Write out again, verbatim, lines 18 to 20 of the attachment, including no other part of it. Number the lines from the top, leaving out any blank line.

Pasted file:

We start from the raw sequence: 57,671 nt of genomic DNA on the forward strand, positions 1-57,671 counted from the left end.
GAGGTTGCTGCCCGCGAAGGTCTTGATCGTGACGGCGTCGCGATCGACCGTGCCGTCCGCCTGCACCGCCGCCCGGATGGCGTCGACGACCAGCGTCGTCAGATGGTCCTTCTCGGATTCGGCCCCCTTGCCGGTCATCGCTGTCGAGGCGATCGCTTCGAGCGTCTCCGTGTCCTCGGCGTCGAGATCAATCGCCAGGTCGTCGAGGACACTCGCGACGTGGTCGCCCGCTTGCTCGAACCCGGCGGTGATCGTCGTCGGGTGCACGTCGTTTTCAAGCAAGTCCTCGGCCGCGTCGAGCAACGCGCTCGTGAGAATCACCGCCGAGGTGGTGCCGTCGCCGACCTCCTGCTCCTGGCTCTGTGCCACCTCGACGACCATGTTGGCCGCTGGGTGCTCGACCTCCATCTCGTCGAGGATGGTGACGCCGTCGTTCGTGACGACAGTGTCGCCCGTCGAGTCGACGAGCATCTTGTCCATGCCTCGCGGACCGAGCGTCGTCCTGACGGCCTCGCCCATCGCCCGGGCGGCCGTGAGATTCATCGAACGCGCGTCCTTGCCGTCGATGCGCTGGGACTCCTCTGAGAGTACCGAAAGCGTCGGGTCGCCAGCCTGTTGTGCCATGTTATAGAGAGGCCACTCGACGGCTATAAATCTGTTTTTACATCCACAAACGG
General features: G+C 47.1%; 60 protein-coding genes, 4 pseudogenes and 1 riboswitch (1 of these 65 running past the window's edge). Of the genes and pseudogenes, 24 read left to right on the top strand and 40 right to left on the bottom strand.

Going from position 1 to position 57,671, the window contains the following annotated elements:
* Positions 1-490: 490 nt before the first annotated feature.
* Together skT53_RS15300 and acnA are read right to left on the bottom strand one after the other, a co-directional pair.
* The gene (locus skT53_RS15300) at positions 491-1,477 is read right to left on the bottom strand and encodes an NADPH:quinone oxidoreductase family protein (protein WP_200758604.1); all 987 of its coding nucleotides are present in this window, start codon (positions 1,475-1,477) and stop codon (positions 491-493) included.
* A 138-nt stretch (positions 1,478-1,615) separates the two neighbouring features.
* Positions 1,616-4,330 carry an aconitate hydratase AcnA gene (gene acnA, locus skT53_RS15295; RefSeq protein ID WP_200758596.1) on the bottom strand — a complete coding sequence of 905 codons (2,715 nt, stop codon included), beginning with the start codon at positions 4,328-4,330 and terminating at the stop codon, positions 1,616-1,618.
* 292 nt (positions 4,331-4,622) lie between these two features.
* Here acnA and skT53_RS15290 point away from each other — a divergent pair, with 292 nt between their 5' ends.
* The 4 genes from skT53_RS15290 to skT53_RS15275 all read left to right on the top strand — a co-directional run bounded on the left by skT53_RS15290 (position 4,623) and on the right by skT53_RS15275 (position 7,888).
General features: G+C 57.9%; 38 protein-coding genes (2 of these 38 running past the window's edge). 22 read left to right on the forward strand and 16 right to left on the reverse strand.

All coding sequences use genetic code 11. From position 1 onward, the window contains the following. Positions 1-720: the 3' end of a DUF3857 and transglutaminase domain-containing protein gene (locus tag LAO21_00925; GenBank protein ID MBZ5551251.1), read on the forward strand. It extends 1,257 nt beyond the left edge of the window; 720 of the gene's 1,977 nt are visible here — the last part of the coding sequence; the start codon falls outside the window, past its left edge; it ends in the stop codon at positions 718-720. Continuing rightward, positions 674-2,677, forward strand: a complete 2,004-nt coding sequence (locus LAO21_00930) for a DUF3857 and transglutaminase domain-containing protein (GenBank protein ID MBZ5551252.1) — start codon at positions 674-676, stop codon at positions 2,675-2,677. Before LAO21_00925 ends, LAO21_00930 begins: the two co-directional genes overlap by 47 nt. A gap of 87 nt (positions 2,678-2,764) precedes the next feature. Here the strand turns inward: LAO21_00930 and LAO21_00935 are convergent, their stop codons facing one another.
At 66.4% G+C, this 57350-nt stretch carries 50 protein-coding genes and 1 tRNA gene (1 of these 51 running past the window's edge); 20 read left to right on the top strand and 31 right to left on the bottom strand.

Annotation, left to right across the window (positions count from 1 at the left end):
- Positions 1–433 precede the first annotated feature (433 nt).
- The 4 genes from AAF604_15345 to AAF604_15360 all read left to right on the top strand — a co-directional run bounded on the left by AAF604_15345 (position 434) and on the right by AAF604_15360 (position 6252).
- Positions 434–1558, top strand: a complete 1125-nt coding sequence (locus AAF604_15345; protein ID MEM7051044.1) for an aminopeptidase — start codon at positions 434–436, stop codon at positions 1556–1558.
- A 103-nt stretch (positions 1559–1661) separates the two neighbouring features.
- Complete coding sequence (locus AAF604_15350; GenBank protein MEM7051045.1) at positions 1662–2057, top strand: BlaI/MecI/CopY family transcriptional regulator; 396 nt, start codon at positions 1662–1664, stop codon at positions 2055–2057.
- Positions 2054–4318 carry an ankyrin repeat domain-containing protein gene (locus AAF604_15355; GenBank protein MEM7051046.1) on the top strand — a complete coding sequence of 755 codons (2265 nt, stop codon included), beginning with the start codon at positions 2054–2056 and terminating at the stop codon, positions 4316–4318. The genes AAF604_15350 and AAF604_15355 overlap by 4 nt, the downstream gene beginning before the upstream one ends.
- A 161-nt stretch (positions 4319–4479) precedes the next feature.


- The 4 genes from AAF604_15345 to AAF604_15360 all read left to right on the top strand — a co-directional run bounded on the left by AAF604_15345 (position 434) and on the right by AAF604_15360 (position 6252).
- Positions 434–1558, top strand: a complete 1125-nt coding sequence (locus AAF604_15345; protein ID MEM7051044.1) for an aminopeptidase — start codon at positions 434–436, stop codon at positions 1556–1558.
- A 103-nt stretch (positions 1559–1661) separates the two neighbouring features.